Flora of the Grand Staircase-Escalante National Monument, Utah
Diverse, unique and even ancient are used to describe the flora of the Grand Staircase-Escalante National Monument. The Paria River flows through the monument creating an environment for life to thrive. The vast land covers five different life zones and thus is home to a large number of endemic species. Over one-hundred species of plants exist only on the Colorado Plateau or in the state of Utah. Many of the plants, (approximately 180), are either endangered or on a watch list.Pristine Land of the United States - Enormous evidence exists in the monument of late cretaceous terrestrial life. Pages of almost unbroken history are untouched in the pristine areas of the monument. The plants of the past have left an ancient trail for current exploration. In the monument, there are eleven unique species of plants and numerous rare plants. Combine this with a meshing of warm and cold desert conditions, the result an undeniably rich floral region.
Isolation Protects Original Flora - The multi-hued landscape of badlands, buttes and canyons is a mecca of floral diversity. The lands are host to hardy pinyon pines, some over a thousand years old and also to fragile desert wild flowers. Sprouting from the soil, in the Grand Staircase Escalante, is over two-hundred million years of history. BLM scientist, Eaton, states that, "The isolation of the region has, for the most part, guaranteed the integrity of its original flora and fauna.
84% of the Flora in Utah is in the Staircase -Eighty-four percent of the flora of the state of Utah is found in the Grand Staircase and about fifty percent of the rare species in Utah. There are one-hundred-twenty five species of plants that are only found in Utah or the Colorado Plateau and eleven species are found nowhere else. However, Utah also has plants listed as threatened or endangered. The Southwestern location and the varied topography account for much of the diversity.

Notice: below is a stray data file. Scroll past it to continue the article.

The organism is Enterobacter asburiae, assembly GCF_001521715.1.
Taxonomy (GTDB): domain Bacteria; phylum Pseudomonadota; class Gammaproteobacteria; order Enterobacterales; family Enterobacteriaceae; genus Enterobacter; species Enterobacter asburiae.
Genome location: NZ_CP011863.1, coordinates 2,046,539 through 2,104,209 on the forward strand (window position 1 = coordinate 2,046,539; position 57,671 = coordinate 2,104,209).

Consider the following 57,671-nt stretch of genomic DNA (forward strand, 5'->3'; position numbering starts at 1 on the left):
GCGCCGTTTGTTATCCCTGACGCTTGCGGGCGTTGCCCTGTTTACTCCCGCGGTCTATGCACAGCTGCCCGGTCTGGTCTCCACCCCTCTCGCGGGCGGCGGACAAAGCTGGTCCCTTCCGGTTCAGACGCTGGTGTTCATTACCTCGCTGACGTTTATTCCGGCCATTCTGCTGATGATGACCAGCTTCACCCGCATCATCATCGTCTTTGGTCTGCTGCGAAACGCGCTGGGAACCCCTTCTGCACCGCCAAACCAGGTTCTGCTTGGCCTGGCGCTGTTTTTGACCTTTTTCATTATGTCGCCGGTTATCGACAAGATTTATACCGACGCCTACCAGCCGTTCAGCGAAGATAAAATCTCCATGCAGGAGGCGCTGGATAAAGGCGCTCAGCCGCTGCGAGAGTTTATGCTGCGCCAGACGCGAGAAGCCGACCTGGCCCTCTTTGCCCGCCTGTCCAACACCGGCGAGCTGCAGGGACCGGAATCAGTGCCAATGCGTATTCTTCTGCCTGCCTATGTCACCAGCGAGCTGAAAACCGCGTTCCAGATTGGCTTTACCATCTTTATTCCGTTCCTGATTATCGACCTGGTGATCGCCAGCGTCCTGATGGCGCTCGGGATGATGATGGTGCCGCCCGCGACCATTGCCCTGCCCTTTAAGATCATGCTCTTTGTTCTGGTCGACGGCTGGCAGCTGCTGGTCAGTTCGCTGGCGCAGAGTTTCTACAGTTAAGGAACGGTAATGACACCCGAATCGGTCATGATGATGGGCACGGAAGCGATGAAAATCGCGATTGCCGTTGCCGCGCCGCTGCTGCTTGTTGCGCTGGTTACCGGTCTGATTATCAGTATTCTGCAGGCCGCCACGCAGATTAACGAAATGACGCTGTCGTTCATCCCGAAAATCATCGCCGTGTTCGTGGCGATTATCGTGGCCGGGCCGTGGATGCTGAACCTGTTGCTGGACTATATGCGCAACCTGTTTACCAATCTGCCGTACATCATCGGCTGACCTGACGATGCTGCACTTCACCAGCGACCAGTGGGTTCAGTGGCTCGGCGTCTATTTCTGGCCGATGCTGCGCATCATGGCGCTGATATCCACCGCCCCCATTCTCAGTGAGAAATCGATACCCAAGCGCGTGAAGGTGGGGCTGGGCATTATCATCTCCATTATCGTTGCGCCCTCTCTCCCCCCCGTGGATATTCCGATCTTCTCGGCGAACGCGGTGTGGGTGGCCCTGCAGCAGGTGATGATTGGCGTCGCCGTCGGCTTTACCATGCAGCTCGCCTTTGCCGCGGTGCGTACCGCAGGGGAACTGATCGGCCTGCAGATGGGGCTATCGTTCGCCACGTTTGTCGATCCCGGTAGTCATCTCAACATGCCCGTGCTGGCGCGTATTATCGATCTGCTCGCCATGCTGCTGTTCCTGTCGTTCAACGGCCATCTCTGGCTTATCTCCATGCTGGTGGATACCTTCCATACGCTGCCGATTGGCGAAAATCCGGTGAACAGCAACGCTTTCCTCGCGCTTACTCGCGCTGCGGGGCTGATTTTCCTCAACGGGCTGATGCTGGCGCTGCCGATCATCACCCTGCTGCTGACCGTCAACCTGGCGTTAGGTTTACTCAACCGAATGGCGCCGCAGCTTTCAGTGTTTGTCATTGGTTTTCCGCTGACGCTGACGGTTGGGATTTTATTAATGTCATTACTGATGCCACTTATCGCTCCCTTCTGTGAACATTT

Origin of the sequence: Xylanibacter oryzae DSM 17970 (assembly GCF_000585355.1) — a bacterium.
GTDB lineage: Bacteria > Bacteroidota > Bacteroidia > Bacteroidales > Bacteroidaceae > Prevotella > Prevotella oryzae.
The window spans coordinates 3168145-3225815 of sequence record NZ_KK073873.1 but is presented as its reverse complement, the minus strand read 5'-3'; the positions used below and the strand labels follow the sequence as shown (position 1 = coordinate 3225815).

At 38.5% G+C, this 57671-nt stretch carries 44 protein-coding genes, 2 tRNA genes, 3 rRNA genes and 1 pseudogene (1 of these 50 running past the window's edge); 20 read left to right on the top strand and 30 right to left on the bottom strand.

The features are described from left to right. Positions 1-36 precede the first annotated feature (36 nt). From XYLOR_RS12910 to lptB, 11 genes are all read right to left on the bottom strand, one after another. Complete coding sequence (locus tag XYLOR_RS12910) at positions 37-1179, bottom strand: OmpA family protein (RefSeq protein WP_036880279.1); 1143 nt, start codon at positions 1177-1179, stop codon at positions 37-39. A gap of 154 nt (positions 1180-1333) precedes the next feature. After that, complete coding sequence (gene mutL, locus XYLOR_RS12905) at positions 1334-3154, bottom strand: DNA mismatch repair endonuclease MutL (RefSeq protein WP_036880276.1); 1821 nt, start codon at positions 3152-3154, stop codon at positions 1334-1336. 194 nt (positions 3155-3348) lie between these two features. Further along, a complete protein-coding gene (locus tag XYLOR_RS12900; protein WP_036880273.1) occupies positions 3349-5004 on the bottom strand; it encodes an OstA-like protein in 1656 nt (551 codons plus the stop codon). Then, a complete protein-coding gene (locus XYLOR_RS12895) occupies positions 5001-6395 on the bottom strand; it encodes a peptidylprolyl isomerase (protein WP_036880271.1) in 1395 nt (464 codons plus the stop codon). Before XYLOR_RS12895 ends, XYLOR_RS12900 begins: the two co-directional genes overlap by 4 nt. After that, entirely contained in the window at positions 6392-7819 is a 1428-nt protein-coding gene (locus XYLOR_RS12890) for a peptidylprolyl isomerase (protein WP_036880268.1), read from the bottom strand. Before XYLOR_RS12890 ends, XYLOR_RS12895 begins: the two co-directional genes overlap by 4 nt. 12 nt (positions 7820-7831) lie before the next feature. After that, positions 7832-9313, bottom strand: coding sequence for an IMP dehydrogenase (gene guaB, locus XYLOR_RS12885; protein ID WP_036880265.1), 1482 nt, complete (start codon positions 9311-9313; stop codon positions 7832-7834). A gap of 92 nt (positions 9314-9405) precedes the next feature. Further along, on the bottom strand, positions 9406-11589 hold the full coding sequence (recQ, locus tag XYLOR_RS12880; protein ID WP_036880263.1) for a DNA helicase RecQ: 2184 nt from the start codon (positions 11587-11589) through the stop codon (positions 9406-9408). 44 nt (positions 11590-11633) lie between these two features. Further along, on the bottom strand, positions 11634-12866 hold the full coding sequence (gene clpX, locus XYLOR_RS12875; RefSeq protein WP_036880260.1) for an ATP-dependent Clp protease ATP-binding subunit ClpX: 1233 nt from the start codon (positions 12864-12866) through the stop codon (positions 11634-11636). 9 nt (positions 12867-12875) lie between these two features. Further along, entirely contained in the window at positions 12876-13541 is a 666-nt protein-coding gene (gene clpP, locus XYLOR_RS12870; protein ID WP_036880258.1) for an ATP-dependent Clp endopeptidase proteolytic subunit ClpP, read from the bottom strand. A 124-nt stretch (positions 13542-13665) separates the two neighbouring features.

Holding everything together - Cryptobiotic soil covers up to 70% of the living ground cover in the Grand Staircase, increasing soil stability by connecting sand grains. This is important for preventing wind and water erosion even during droughts when other land covers might fail. Stay on existing trails and do not walk on the easily damaged dark bumpy soil. Soil provides moisture, nutrients and stability for plants.Seasonal Flora - Beginning in March, wildflowers come to life with a colorful show. In the fall, leaves change early in the higher elevations near Bryce Canyon, with brilliant hues of gold and red appearing in early September. Expect the lower elevations to be a few weeks behind.
"The three reasons for the importance of wilderness: to
protect the natural ecosystem and the life forms within it, to provide a scientific
baseline for comparison with other landscapes, and to provide recreational, spiritual
and other human values."
Grand Staircase-Escalante Roads - Pristine and remote describes the roadways within the Grand Staircase Escalante National Monument. Highway 89 defines the southern border and Highway 12 accesses the northern side. In addition to Highways 12 and 89, there are 959 miles of open road in the Grand Staircase. Glendale, Utah, located on Highway 89, northeast of Zion National Park, connects the east side of Zion to Bryce Canyon via the Glendale Bench Road and the scenic backway, Skutumpah Road. To the north, Highway 12 connects Tropic and Boulder, Utah. At the southern end of the monument, roads connect Kanab, Utah and Page, Arizona. The most popular roads in the Grand Staircase are probably Skutumpah Road accessed either by the Glendale Bench Road, near the east entrance to Zion, or the Johnson Canyon Road near Kanab, both leading to Kodachrome Basin near Bryce Canyon. All interior roads except for portions of the Burr Trail and Johnson Canyon Road are unpaved and may be impassible if wet.
Grand Staircase-Escalante National Monument - UTAH!
History of the Thunderbird
Stay in the heart of the parks, Mount Carmel Junction, and visit the treasures of the Southwest and Utah.
This is my new favorite quote:
"I don't know who Tanya Milligan is, but I mean www.zionnational-park.com
It's a better site than the NPS's anyway."
Written by the authors of the book: Favorite Hikes in and around Zion National Park